Kobo Touch: First Impressions

I finally received the Kobo Touch today. I thought I’d write up some first impressions.

First, this unit is a definite upgrade in heft over the Amazon Kindle. It is much sturdier and just feels more solidly built. This is a touch screen unit, whereas my old kindle used buttons on the side for page turning. I have to say I’m not a huge fan of touchscreens in general, I find they get matted up and worn looking from all the skin contact. I’d probably rather have a clean screen for a device like this.

One con is that the unit could not be activated until it ran the Official Kobo Software(tm), which of course only runs on Windows or Mac. Linux users are out of luck. I tried to install the Kobo software under Wine but it didn’t work. So I booted over to Windows, and initialized the software.

As soon as that was done, I came back to Linux and to my eBook collection I maintain using Calibre. I like Calibre a lot, though it is a bit clunky. I was then able to disable auto-syncing on the Kobo and upload my book collection.

So…. yay! I have an ebook reader again, and it isn’t a kindle. Both of these are wonderful things.

Audiogeek maintenance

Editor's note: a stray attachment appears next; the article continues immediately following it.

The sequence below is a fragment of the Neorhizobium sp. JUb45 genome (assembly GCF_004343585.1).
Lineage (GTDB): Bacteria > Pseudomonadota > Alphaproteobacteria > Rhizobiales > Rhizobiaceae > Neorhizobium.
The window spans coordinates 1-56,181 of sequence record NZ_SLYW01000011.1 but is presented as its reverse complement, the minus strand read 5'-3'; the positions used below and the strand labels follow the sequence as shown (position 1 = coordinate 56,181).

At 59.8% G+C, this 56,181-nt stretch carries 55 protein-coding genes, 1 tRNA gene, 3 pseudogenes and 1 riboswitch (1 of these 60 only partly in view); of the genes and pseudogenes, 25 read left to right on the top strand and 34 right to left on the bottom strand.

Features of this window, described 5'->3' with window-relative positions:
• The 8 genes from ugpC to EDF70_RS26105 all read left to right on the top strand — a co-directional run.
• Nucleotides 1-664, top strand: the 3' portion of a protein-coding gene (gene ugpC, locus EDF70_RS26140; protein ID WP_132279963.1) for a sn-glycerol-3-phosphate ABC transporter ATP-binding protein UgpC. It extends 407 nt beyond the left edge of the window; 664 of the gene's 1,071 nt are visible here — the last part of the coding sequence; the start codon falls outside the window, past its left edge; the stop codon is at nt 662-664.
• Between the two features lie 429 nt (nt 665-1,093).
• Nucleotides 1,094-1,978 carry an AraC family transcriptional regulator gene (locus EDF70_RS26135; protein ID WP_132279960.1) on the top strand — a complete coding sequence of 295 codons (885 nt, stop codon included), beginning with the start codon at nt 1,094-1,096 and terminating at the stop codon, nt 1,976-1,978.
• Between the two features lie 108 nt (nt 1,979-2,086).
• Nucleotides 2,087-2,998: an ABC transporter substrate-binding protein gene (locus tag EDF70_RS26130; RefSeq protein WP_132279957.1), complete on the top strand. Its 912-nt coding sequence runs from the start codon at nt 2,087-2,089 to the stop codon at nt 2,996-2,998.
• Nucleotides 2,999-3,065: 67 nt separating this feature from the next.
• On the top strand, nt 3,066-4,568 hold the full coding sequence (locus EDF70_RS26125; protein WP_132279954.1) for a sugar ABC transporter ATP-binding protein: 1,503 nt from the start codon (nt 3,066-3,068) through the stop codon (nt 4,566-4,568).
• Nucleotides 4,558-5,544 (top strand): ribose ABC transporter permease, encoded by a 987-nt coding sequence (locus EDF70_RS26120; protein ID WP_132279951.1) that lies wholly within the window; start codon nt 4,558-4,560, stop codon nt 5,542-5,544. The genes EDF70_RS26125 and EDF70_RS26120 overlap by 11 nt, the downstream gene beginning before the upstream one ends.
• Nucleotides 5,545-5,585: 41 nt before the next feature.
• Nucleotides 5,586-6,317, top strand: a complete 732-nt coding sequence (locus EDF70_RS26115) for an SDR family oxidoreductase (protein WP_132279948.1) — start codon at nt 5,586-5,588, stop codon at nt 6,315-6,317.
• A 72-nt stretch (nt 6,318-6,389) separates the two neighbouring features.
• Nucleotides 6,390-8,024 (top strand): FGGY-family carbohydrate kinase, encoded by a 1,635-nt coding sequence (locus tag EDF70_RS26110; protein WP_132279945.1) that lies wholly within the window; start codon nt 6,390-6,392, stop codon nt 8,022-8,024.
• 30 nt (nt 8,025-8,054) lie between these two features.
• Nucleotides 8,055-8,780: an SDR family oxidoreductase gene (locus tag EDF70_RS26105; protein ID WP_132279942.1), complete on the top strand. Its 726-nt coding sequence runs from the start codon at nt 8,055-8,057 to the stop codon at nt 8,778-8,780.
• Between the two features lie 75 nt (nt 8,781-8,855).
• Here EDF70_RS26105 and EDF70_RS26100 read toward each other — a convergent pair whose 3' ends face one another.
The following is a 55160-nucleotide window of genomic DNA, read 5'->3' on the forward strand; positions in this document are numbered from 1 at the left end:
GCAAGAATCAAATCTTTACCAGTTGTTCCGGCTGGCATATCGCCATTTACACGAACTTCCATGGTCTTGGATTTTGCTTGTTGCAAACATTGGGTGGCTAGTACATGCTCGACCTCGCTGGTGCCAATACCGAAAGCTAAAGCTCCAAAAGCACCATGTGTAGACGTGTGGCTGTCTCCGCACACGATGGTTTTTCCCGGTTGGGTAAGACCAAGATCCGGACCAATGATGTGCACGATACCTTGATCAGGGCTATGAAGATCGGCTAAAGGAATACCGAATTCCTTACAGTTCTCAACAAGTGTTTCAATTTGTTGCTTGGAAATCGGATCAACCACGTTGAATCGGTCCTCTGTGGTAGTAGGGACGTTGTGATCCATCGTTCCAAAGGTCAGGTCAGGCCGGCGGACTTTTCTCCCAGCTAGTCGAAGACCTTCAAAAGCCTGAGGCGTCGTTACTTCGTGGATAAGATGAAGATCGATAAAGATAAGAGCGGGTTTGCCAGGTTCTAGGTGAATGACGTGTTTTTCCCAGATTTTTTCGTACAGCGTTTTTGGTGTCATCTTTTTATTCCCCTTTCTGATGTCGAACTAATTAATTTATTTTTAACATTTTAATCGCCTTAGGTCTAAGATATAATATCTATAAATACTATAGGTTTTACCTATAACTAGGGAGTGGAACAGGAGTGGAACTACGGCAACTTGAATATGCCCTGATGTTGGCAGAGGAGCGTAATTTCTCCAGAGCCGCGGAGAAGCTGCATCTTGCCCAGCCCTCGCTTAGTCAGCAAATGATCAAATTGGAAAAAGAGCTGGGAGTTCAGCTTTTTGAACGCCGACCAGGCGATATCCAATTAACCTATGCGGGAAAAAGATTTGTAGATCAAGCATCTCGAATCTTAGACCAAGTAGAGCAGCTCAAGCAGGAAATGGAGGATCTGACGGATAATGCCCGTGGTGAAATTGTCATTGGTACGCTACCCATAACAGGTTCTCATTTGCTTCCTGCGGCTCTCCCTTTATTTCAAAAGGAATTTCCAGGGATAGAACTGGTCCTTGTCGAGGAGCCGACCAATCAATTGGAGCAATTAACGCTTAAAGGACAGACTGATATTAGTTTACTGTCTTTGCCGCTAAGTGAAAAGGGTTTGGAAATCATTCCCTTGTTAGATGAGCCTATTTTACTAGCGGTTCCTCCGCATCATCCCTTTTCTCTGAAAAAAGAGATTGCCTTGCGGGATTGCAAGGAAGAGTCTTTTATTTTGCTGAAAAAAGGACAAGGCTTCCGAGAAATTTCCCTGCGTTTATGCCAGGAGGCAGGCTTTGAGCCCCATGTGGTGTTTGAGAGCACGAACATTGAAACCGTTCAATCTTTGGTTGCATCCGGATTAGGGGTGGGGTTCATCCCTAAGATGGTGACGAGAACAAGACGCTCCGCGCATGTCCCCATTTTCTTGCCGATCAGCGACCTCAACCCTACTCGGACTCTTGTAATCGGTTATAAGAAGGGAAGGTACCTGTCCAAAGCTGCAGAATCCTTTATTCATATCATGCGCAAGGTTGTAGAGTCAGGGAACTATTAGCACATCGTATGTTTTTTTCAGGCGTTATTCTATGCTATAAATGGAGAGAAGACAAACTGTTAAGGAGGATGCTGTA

I did some audiogeek maintenance last night. On a recent recording session I noticed some pops and clicks in the resultant recording, a problem I had encountered previously but thought I had fixed. Needless to say I wasn’t happy about it.

I looked and discovered that my main interface had a new driver available, so I installed that. Then I recorded silence for 4-5 minutes, carefully watching the waveforms there, and found nothing amiss. Hopefully this fixed the problem.

I like this interface a lot. It sounds good, clear, and has 8 decent/clean mic pres in them I use as a backup. I can also connect my main mic preamps to it via ADAT lightpipe. If this new driver doesn’t work then I have a few more ideas for tracking down the problem (having to do with syncing the 2 digital units together), but I am optimistic about the new drivers because it was a commonly-reported problem, and many people have gotten great results with the new driver.

Overall I’m feeling good. I’ve made some really nice recordings with it recently, and if this pop/click problem gets resolved I’ll again have very high confidence in this setup. Any upgrade to this setup will give negligible improvements in sound quality, and will cost an order of magnitude higher.

The Valdris Book: A Manual of the Valdris Samband